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[image and design by Sean Chao: http://ilikesoju.blogspot.com/2011/06/water-chasing-water.html     ]

Much poetry, and much of Koon Woon’s Water Chasing Water, is about nuance and sonorities—a vibrato and richness in phrasing, delivery and imagery. Koon Woon’s sonorities are layered with an Asian American lexicon of the great Northwest: from North Beach Chinatown to the Seattle International District’s Hing Hay Park, the Pacific Northwest looms redolent and rainy, wet lonely streets and neon lit nights beyond which looms a vast mythical China, where wandering Taoist hermit poets conflate with the politically persecuted and disenfranchised working class Chinese bachelors on the West Coast of the early 20th century. Koon Woon fluently braids both “rice congee at Shamin, the breeze from the Pearl River/ on yung trees massive for a child…” with “washing dishes at China Gate Cafe” and “let/ the/ Chinese mafia/ sleep tonight so I can be at peace…” We readers are lucky Koon Woon hid out in the Aberdeen, Washington walk-in freezer of the family restaurant to read Joyce and Kafka. It takes a cross-cultural rebel and sometime outsider like Koon Woon to move between worlds, showing us the doors between worlds, crossing the Pacific in a wink, to notice “After each violent storm, knick-knacks from Asia litter our beaches/ and the undertow is still just as strong and violent.”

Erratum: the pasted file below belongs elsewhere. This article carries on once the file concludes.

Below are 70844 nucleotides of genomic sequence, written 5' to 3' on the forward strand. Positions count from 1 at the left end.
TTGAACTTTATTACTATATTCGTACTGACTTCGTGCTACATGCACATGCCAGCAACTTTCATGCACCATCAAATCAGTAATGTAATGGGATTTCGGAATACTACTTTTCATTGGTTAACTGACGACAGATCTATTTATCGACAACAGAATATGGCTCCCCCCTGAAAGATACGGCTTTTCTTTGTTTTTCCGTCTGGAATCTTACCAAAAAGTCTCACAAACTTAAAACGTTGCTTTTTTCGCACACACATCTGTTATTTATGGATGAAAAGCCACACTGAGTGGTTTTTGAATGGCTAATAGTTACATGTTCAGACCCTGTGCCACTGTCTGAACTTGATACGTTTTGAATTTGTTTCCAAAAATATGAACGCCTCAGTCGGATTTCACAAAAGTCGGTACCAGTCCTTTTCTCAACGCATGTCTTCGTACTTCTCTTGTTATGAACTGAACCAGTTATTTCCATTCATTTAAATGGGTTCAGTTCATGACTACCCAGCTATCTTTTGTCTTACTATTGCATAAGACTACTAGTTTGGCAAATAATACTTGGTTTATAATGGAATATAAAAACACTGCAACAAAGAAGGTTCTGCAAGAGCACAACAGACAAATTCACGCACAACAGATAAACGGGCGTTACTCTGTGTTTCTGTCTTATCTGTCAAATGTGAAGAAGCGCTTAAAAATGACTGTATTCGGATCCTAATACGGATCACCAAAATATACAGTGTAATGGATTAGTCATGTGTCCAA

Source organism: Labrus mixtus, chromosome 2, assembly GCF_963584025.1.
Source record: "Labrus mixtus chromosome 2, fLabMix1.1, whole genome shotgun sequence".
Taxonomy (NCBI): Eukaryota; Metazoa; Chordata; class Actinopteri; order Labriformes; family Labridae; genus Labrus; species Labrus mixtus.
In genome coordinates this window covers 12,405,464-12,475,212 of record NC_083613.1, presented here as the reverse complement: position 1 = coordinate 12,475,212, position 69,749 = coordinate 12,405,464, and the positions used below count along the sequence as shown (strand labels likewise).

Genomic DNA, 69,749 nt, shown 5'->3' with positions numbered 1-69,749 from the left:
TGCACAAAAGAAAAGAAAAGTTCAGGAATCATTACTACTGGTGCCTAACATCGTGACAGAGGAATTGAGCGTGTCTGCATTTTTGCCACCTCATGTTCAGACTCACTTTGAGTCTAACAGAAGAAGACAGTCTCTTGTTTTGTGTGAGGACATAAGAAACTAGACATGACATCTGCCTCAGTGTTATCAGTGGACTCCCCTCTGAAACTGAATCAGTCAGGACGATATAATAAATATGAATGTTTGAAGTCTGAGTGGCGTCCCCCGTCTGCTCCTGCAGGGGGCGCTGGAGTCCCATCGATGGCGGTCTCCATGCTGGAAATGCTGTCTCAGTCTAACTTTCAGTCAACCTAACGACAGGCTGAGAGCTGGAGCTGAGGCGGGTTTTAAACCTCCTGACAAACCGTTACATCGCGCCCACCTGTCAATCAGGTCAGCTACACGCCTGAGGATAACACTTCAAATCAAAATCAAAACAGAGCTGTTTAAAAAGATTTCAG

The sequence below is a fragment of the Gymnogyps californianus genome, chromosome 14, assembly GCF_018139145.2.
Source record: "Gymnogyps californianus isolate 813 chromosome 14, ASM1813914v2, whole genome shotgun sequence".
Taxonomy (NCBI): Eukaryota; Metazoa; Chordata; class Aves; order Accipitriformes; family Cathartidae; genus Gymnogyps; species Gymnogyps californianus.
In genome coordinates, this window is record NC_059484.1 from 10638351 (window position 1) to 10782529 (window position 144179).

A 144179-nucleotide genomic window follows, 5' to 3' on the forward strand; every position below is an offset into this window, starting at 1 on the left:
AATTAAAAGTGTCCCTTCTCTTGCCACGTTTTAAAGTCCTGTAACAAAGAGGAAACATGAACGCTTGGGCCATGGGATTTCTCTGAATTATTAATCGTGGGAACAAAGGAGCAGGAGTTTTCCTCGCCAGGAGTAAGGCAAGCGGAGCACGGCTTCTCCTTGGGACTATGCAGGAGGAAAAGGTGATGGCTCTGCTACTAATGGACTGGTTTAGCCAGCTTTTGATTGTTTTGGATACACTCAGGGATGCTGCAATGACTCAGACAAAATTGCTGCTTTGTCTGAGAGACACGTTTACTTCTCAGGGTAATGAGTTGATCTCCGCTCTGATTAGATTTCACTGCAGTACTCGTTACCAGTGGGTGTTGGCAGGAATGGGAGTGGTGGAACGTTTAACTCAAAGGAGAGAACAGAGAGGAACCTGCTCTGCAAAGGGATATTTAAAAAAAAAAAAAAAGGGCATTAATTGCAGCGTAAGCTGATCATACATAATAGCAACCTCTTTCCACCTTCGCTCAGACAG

water chasing water

see http://www.spdbooks.org/Producte/9781885030498/water-chasing-water-new-and-selected-poetry.aspx

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